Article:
GAPDH antibodies

GAPDH - A "Housekeeping" Gene With Diverse Functions in Cellular Homeostasis

Glyceraldehyde 3-phosphate dehydrogenase (GAPDH) is a well-known housekeeping gene with functions in glycolysis. Many biologists are familiar with the gene and use GAPDH antibodies for a loading control when performing western blots. However, this primarily cytoplasmic protein is an essential metabolic regulator and has been shown to be involved in a variety of cellular processes like DNA repair, membrane fusion, and cell death (1).

GAPDH (Glyceraldehyde 3-Phosphate Dehydrogenase)

GAPDH is a 146 kD tetramer glycolytic pathway metabolic enzyme responsible for reversibly phosphorylating glyceraldehyde 3-phosphate. It may have other possible functions in transcriptional activation. GAPDH is highly expressed due to this housekeeping role, and its prevalent expression has allowed its use as an internal loading control – traditionally for mRNA expression comparisons – but also in protein studies.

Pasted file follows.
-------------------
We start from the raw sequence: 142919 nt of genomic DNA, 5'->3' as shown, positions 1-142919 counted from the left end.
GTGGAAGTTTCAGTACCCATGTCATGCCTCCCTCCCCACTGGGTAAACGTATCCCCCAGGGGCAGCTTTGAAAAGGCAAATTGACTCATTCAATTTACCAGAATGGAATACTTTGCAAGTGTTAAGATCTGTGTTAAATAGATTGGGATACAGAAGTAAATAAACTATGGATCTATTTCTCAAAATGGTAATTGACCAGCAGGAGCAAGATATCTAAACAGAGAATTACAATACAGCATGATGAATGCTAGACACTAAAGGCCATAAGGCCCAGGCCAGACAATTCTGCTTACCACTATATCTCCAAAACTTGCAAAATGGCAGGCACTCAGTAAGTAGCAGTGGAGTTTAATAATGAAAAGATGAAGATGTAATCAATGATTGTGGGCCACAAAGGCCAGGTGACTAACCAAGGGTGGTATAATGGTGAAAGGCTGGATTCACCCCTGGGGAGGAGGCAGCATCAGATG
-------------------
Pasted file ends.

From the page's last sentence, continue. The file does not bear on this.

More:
GAPDH: More than a Loading Control

GAPDH is a 146 kDa tetramer metabolic enzyme within the glycolytic pathway that reversibly oxidatively phosphorylates glyceraldehyde 3-phosphate. It may have other additional functions in transcriptional activation. It is highly expressed due to its housekeeping functional role, and the prevalent expression of GAPDH has facilitated its use as an internal loading control – traditionally for mRNA expression comparisons – but also in protein studies.